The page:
American Chemical Society
se1c02223_si_001.pdf (48.11 kB)

Thermal Detection of Glucose in Urine Using a Molecularly Imprinted Polymer as a Recognition Element

Download (48.11 kB)
journal contribution
posted on 2021-11-26, 10:44 authored by Manlio Caldara, Joseph W. Lowdon, Renato Rogosic, Rocio Arreguin-Campos, Kathia L. Jimenez-Monroy, Benjamin Heidt, Kristina Tschulik, Thomas J. Cleij, Hanne Diliën, Kasper Eersels, Bart van Grinsven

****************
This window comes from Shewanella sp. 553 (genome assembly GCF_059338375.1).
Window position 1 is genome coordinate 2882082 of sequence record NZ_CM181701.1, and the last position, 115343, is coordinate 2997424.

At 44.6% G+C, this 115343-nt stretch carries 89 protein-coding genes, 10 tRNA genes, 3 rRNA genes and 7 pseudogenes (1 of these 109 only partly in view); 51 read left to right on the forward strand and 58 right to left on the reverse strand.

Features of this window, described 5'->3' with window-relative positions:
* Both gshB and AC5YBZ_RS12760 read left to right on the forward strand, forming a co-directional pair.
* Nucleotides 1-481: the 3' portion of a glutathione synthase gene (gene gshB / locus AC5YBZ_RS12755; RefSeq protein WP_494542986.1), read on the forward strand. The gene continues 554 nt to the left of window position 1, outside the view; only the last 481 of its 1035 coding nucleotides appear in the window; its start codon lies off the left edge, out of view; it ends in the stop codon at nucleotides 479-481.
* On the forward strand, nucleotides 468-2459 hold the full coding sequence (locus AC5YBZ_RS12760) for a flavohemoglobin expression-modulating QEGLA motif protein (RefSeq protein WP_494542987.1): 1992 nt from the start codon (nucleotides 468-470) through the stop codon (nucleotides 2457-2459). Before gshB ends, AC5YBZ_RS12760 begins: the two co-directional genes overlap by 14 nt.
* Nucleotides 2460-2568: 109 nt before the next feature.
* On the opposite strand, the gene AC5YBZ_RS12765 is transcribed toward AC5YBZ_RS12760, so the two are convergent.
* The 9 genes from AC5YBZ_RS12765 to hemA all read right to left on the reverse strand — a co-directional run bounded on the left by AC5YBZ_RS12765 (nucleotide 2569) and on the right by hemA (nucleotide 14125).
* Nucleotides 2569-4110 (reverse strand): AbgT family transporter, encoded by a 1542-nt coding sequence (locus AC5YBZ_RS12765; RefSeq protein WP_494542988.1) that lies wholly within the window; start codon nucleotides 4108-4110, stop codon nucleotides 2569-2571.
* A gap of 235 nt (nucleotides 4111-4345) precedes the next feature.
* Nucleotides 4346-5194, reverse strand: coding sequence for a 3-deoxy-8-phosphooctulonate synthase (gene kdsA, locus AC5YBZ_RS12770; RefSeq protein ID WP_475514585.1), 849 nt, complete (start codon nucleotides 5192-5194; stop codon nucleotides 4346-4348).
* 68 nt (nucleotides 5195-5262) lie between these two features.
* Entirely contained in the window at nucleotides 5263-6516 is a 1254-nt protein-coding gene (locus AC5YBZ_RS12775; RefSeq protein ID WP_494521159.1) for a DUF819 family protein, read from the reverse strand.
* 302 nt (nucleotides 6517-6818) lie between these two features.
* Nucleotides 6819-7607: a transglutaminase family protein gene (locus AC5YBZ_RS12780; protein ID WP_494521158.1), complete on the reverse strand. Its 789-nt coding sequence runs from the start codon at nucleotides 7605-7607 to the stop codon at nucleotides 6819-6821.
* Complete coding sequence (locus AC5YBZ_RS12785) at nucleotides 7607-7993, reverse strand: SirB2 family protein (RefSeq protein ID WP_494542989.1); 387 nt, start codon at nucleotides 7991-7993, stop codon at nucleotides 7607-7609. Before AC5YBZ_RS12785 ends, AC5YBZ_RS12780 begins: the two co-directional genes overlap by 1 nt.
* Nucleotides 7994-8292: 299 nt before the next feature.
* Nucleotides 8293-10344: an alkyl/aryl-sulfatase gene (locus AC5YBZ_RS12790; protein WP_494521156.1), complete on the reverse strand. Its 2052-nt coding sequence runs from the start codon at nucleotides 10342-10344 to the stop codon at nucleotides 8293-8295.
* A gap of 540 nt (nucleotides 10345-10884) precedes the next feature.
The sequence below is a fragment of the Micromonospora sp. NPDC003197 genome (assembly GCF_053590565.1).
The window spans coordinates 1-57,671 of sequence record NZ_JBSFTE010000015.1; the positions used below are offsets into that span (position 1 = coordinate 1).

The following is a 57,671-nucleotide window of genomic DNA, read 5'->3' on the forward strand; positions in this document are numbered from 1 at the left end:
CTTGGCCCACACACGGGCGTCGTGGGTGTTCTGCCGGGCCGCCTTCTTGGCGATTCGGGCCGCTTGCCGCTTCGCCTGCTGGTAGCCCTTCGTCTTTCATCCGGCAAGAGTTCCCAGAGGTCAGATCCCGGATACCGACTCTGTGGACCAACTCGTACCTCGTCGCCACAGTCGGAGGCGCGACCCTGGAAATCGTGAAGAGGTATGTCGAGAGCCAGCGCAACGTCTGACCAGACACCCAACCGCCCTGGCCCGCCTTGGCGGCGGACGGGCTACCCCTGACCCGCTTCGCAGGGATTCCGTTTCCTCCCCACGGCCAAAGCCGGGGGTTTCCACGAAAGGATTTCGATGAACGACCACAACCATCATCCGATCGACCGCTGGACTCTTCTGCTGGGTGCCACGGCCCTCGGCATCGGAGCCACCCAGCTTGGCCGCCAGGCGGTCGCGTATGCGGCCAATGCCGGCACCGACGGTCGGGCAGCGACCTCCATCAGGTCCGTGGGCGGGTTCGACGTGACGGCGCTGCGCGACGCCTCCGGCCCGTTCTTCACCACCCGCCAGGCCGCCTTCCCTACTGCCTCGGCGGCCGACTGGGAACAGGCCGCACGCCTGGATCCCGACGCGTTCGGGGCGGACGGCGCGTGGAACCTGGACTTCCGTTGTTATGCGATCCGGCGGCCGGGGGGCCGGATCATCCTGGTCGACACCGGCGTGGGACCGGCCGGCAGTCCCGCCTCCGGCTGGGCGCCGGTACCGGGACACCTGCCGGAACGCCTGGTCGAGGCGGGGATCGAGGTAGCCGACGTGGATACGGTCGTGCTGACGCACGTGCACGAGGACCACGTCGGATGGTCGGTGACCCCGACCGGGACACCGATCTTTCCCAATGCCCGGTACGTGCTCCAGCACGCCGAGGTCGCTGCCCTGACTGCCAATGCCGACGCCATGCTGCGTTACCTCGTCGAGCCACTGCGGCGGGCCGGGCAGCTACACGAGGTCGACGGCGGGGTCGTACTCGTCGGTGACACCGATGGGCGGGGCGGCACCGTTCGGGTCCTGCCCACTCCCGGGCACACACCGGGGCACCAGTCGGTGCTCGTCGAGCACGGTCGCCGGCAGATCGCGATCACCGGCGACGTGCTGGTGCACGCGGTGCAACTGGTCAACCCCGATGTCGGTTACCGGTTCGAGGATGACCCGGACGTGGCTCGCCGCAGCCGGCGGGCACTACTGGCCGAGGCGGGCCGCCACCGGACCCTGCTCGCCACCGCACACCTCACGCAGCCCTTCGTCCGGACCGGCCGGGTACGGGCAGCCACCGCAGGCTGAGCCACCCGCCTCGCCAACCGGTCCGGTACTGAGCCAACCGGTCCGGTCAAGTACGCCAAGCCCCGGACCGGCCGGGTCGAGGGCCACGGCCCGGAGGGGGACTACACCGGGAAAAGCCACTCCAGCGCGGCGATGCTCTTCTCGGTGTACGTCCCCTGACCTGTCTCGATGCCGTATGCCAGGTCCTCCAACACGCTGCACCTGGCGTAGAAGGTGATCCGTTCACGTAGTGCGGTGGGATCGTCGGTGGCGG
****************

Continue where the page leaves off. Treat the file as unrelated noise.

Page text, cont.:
Glucose bio-sensing technologies have received increasing attention in the last few decades, primarily due to the fundamental role that glucose metabolism plays in diseases (e.g., diabetes). Molecularly imprinted polymers (MIPs) could offer an alternative means of analysis to a field that is traditionally dominated by enzyme-based devices, posing superior chemical stability, cost-effectiveness, and ease of fabrication. Their integration into sensing devices as recognition elements has been extensively studied with different readout methods such as quartz-crystal microbalance or impedance spectroscopy. In this work, a dummy imprinting approach is introduced, describing the synthesis and optimization of a MIP toward the sensing of glucose. Integration of this polymer into a thermally conductive receptor layer was achieved by micro-contact deposition. In essence, the MIP particles are pressed into a polyvinyl chloride adhesive layer using a polydimethylsiloxane stamp. The prepared layer is then evaluated with the so-called heat-transfer method, allowing the determination of the specificity and the sensitivity of the receptor layer. Furthermore, the selectivity was assessed by analyzing the thermal response after infusion with increasing concentrations of different saccharide analogues in phosphate-buffered saline (PBS). The obtained results show a linear range of the sensor of 0.0194–0.3300 mM for the detection of glucose in PBS. Finally, a potential application of the sensor was demonstrated by exposing the receptor layer to increasing concentrations of glucose in human urine samples, demonstrating a linear range of 0.0444–0.3300 mM. The results obtained in this paper highlight the applicability of the sensor both in terms of non-invasive glucose monitoring and for the analysis of food samples.